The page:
The proliferative activity as measured by Ki-67 antibody is closely associated with histological grade and stage.2 In 2008 Uzma Nabi, Nagi A H and Waqas Sami, Department of Pathology, University of Health Sciences, Lahore, Pakistan conducted a study on Ki-67 proliferating index and histological stage and grade of colorectal carcinoma and observed that proliferative index is high in well and moderately differentiated adenocarcinoma and in an early Duke’s stage (A or B).2 But Ki-67 proliferating activity is low in poorly differentiated tumour and in an advanced Duke’s stage C.13,8 But there are some studies of Lanza, Cavazzinil in 1990 and Yokoyama N, Okomoto H in Japan in 2005 contradicting the above mentioned association of Ki-67 versus grading and staging of colorectal carcinoma, they concluded that proliferating index of Ki-67 was increasing with increasing grade, stage.14, 15
This cross sectional study was conducted among the 98 histopathologically diagnosed patients having colorectal carcinoma over a period of two years in the department of surgery, Sir Salimullah Medical College. Study population were the patients having colorectal cancer underwent surgical treatment in the department of surgery of Sir Salimullah Medical College. The proliferative activity as measured by Ki-67 antibody is closely associated with histological grading and staging of colorectal carcinoma. The representative sections were submitted for Immunohistochemical staining. The Ki-67 immunostaining were performed according to manufacture’s recommendation, using the MIB-1 clone (DAKO, Carpenteria, CA & Ventena Medical System, Tucson, AZ). Ki-67 immunostainined slides were examined via light microsccopy. Positive Ki-67 staining was observed brown granular nuclear staning. For Ki-67 scoring the most positive area of the tumor was selected avoiding foci of inflammation. The number of positive nuclei were counted in 500 tumor cells in a high power field. The average of the counts over the same slides was taken and expressed as the percentage of Ki-67 positive cells in the tumor.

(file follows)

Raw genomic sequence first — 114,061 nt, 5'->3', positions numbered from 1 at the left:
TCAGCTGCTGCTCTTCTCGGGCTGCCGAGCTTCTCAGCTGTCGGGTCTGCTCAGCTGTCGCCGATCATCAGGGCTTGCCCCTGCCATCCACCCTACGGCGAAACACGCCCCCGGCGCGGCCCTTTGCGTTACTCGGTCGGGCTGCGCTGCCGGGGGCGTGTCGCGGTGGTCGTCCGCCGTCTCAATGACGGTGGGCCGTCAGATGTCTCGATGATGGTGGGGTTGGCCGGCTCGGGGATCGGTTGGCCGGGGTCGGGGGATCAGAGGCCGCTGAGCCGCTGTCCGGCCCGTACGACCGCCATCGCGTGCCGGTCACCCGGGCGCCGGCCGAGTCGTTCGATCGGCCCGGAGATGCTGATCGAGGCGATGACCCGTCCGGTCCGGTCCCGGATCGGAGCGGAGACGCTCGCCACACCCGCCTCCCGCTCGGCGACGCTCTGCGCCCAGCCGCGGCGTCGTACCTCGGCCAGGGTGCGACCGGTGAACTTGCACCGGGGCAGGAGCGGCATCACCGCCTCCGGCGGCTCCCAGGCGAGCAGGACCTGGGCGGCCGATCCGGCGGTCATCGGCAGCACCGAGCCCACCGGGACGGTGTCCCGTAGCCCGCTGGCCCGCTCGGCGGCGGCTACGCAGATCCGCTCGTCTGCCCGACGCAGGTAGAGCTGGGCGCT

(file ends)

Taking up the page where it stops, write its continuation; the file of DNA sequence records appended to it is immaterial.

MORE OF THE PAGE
Statistical analysis were performed in SPSS statistical software program, Version 17.0. To correlate histological grading and staging of colorectal carcinoma with Ki-67 proliferating index were performed with Mann- Whitney U test. The result were consider to be significant when P<0.05. One way ANOVA followed by Bonferroni test was performed to compare between groups.
98 cases were included in the present study. Age incidence ranged from 28-78 years and their mean ± SD 47.38 ± 10.37. Maximum patients (30.6 %) were found in 41-50 years age group where M: F was 1.72: 1 (Table I). Regarding site of tumor more than 50% of patient had tumors in the left side of colon and in the rest of the cases tumors were present in caecum (26.5%; Table-II). 98 cases having different sizes of tumors and in most of the cases fifty nine cases (60.2%) tumors size were 3-4 cm and their mean ± SD 4.8 ± 1.8 (Table-III). Different morphological types of tumor were observed in present study. In maximum forty cases (40.8%) the morphological types of tumors were ulcerative and only five cases (5.3%) tumors were infiltrative type. Rests were annular (33.5%) and polypoid (20.3%; Table IV).